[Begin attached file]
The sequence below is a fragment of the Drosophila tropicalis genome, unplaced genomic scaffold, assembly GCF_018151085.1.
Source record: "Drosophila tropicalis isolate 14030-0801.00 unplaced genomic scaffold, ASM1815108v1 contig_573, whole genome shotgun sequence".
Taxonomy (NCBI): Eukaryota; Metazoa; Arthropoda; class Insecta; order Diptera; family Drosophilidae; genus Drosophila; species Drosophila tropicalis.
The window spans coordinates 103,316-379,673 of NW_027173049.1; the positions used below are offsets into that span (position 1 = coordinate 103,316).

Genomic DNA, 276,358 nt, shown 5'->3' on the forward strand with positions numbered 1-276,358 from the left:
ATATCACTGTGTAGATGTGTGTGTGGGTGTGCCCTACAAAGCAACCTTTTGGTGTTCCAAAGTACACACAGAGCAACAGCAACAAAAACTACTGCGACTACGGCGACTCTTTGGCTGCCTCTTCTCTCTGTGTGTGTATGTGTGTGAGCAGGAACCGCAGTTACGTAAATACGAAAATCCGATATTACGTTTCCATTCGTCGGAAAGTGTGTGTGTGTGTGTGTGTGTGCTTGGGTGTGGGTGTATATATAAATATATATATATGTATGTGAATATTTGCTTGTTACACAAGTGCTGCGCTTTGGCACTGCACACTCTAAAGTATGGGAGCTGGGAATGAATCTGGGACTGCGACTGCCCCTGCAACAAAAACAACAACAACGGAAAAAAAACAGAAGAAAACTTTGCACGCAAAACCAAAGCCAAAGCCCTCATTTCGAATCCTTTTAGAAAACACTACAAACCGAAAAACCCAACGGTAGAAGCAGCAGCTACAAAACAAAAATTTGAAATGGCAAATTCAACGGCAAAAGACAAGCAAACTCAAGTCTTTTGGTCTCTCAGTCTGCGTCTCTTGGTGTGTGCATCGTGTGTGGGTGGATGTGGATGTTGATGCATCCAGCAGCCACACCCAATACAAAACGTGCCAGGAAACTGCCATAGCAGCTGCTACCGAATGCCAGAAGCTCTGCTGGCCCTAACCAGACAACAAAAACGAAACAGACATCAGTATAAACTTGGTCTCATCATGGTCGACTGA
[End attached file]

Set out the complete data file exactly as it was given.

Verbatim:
The sequence below is a fragment of the Drosophila tropicalis genome, unplaced genomic scaffold, assembly GCF_018151085.1.
Source record: "Drosophila tropicalis isolate 14030-0801.00 unplaced genomic scaffold, ASM1815108v1 contig_573, whole genome shotgun sequence".
Taxonomy (NCBI): Eukaryota; Metazoa; Arthropoda; class Insecta; order Diptera; family Drosophilidae; genus Drosophila; species Drosophila tropicalis.
The window spans coordinates 103,316-379,673 of NW_027173049.1; the positions used below are offsets into that span (position 1 = coordinate 103,316).

Genomic DNA, 276,358 nt, shown 5'->3' on the forward strand with positions numbered 1-276,358 from the left:
ATATCACTGTGTAGATGTGTGTGTGGGTGTGCCCTACAAAGCAACCTTTTGGTGTTCCAAAGTACACACAGAGCAACAGCAACAAAAACTACTGCGACTACGGCGACTCTTTGGCTGCCTCTTCTCTCTGTGTGTGTATGTGTGTGAGCAGGAACCGCAGTTACGTAAATACGAAAATCCGATATTACGTTTCCATTCGTCGGAAAGTGTGTGTGTGTGTGTGTGTGTGCTTGGGTGTGGGTGTATATATAAATATATATATATGTATGTGAATATTTGCTTGTTACACAAGTGCTGCGCTTTGGCACTGCACACTCTAAAGTATGGGAGCTGGGAATGAATCTGGGACTGCGACTGCCCCTGCAACAAAAACAACAACAACGGAAAAAAAACAGAAGAAAACTTTGCACGCAAAACCAAAGCCAAAGCCCTCATTTCGAATCCTTTTAGAAAACACTACAAACCGAAAAACCCAACGGTAGAAGCAGCAGCTACAAAACAAAAATTTGAAATGGCAAATTCAACGGCAAAAGACAAGCAAACTCAAGTCTTTTGGTCTCTCAGTCTGCGTCTCTTGGTGTGTGCATCGTGTGTGGGTGGATGTGGATGTTGATGCATCCAGCAGCCACACCCAATACAAAACGTGCCAGGAAACTGCCATAGCAGCTGCTACCGAATGCCAGAAGCTCTGCTGGCCCTAACCAGACAACAAAAACGAAACAGACATCAGTATAAACTTGGTCTCATCATGGTCGACTGA